25 Nov 2020

Nelson's sea-level rise plan may be inadequate - expert

7:51 am on 25 November 2020

Nelson city's climate champion Chris Cameron says planning for long-term sea-level rise of two metres might not be enough.

A high tide warning in Nelson.

A high tide warning in Nelson. Photo: Tracy Neal

The council, which was among the country's first to declare a climate emergency, has released information that showed how coastal flooding could change under a warming climate, including a worst-case scenario of sea level rise up to two metres.

Cameron, who holds a PhD in Southern Hemisphere climate, said the science pointed to potentially greater change.

"Last time we had this concentration of greenhouse gases in the atmosphere, sea levels were at least five to 10 metres higher than they are now - some estimates have out them in the 20 to 25-metre range."

Nelson residents have been getting the detail on how their homes could be submerged by sea waters rising as much as two metres beyond the year 2150 if global temperatures kept rising.

Last week, 4500 property owners in Nelson City received letters telling them their homes and commercial buildings were at risk.

A public meeting late yesterday was a chance for residents of the coastal city to learn more from council staff and scientists.

Paul Bieleski of Nelson (left) and council flood engineer Toby Kay discuss proposed sea level rise in Nelson.

Paul Bieleski of Nelson (left) and council flood engineer Toby Kay discuss proposed sea level rise in Nelson. Photo: Tracy Neal / RNZ

In one room of Nelson's new Greenmeadows Centre, the Nelson Youth Choir practised a specially composed global anthem for 2020 - Paint Me a Rainbow Shining.

The music wafted next door where adults, a generation or three older, were hearing how their houses could one day sink beneath the sea.

Properties near the city's waterfront, within the central city and city fringes were now included in the the council's new hazard overlay zone. Long term it means they might face flooding. Short term it means the rising water risk will be included on Land Information Memorandums, or LIM reports.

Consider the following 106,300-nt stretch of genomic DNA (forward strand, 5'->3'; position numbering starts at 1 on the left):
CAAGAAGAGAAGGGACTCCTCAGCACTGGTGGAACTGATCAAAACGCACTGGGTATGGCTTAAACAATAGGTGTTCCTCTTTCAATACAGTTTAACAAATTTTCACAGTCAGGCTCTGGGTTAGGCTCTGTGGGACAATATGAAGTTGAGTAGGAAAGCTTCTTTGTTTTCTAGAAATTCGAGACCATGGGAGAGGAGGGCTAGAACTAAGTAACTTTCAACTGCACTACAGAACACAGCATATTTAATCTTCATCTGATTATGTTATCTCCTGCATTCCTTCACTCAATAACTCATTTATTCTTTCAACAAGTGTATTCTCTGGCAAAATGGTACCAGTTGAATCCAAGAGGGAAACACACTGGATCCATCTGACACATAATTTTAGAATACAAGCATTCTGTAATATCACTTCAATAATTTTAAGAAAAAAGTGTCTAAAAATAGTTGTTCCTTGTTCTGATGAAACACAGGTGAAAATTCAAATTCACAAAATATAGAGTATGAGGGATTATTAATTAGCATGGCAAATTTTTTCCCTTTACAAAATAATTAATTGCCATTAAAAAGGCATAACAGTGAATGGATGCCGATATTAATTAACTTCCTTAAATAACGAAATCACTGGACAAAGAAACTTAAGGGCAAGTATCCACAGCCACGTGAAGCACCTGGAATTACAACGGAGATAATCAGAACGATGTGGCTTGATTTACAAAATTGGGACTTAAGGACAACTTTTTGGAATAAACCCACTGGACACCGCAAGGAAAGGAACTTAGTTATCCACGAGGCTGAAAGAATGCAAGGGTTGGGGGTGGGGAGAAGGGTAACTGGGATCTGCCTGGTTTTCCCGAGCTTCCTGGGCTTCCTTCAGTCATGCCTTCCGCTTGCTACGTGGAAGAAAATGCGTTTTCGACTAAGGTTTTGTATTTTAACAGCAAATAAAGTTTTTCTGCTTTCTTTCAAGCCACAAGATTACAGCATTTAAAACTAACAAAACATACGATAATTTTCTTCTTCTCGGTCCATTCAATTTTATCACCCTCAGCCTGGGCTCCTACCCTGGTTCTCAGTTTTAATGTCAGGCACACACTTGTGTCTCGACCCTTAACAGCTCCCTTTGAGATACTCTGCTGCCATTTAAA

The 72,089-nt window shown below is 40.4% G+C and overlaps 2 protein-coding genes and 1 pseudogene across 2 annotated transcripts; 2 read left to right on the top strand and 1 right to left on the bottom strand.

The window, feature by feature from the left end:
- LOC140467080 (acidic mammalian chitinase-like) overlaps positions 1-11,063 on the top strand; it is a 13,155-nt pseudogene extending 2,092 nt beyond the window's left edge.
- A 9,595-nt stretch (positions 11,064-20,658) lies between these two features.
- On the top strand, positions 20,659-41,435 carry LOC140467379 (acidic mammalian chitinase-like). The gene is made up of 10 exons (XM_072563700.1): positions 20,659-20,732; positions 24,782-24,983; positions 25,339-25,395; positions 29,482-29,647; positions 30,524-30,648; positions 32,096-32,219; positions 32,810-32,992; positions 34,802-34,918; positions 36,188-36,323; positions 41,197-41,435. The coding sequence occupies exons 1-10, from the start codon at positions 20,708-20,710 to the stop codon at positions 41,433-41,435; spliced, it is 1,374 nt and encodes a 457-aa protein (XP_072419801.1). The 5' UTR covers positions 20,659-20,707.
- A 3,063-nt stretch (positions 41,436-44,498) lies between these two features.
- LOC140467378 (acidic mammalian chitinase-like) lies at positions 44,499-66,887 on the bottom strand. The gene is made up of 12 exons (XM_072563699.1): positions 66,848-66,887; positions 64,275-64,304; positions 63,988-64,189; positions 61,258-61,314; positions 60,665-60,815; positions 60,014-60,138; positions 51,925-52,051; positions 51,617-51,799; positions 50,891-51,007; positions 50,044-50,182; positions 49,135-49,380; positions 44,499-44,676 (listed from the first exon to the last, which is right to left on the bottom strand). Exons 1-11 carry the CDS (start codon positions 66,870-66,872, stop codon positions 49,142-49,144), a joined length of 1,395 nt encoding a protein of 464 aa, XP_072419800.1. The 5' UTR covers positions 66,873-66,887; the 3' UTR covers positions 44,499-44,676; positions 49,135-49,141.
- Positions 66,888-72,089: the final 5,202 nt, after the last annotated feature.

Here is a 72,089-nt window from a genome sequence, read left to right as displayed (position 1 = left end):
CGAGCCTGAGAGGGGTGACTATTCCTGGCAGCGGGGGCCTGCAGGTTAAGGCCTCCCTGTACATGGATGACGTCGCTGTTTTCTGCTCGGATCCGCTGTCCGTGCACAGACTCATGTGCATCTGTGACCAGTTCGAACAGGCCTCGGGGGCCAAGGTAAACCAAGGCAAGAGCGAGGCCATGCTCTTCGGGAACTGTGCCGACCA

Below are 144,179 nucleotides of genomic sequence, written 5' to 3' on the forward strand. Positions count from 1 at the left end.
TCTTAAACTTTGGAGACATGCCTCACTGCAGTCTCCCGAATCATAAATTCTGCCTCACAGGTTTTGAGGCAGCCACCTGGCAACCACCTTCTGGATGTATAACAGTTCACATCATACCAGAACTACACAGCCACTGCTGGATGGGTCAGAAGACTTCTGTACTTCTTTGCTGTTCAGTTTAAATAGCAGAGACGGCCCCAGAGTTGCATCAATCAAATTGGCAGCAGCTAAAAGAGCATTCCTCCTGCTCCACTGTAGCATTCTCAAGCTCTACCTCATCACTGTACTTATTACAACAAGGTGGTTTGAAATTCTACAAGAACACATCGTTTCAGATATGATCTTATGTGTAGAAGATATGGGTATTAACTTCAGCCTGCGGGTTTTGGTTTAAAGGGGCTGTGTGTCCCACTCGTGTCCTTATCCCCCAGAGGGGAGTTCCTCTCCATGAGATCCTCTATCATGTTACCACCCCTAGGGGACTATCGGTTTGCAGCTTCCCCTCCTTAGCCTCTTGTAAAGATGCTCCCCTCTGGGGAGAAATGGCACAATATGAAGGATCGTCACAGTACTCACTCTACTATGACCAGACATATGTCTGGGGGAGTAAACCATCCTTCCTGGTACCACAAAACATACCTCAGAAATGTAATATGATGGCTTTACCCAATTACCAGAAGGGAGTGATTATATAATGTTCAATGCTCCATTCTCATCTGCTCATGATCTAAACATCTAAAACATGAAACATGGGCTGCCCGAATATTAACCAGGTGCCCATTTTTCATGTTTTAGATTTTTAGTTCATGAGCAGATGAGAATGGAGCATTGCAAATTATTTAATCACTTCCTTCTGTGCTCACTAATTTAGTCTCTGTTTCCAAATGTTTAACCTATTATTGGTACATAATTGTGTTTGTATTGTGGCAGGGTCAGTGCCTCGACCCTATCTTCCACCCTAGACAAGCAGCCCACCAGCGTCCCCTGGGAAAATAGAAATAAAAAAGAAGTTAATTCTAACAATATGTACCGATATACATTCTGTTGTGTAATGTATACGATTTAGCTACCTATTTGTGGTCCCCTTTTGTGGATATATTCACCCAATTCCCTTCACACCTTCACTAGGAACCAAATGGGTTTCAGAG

Paul Bieleski lives a stone's throw from Tāhunanui Beach. He was not worried for himself, he said.

"Not really because... I'll be gone. I'm 86 and the statistics don't augur well for seeing it happen."

But he was worried about what it meant for the town's young people.

"When you look at the future it's desperate, and some of the maps show that - the future well ahead, but we don't seem to be able to look far enough ahead.

"Everything's so short-term."

Mayor Rachel Reese said sea level rise up to two metres was a worst-case scenario, if the climate continued to warm at its current pace.

"There are a range of scenarios that we can use and we decided to put all of them out. The "two-metre" scenario has been used by Tasman District Council and I think it's important that we align between the two councils.

"The boundary between us runs right up the middle of Tasman Bay, so I'd rather give all the scenarios than hold one back."

Suzi Bunting moved to Nelson from Wanaka six years ago.

She bought a property at Tāhunanui, and after doing her homework, was surprised to be among those to get a letter from the council.

"I'm in a row of six new houses that were built in 2014, and there were a lot of earthworks prior to the building to raise the properties, so they are far higher than our neighbours behind us."

Thames based coastal scientist Jim Dahm helped advise the council on where to draw the hazard lines.

Rock walls protect homes from the sea in Nelson.

Rock walls protect homes from the sea in Nelson. Photo: Tracy Neal

He said coastal change was happening everywhere, but Nelson had one risk factor greater than others.

"Here you have very big tides, so you get a storm on top of that and you get very high sea levels. It's quite common here to get 3.8 to 4-metre tide ranges."

Luckily, the city had the 13km long, naturally formed Boulder Bank to protect it.

But Dahm said even that might not be enough in future.

"The Boulder Bank provides a lot of wave protection to Nelson Haven in the same way that Rabbit Island does for the Waimea Inlet.

"But none-the-less you get quite elevated sea levels within those bays from storm surge effect, which translate into the bay, so they're sheltered from wave effects but they still get quite elevated sea levels."

Reese said the uncertainty of climate change and sea level rise meant it was only possible to project what we know could happen, not what would happen.

The second public drop-in session runs tomorrow, 26 Thursday, November from 4pm to 6.30pm at the Trafalgar Park Pavilion.

  • More than 4000 Nelson City properties included in new sea level rise hazard index
  • New climate report with concerning findings already being challenged by scientists
  • More extreme events predicted in Tairāwhiti as climate changes - report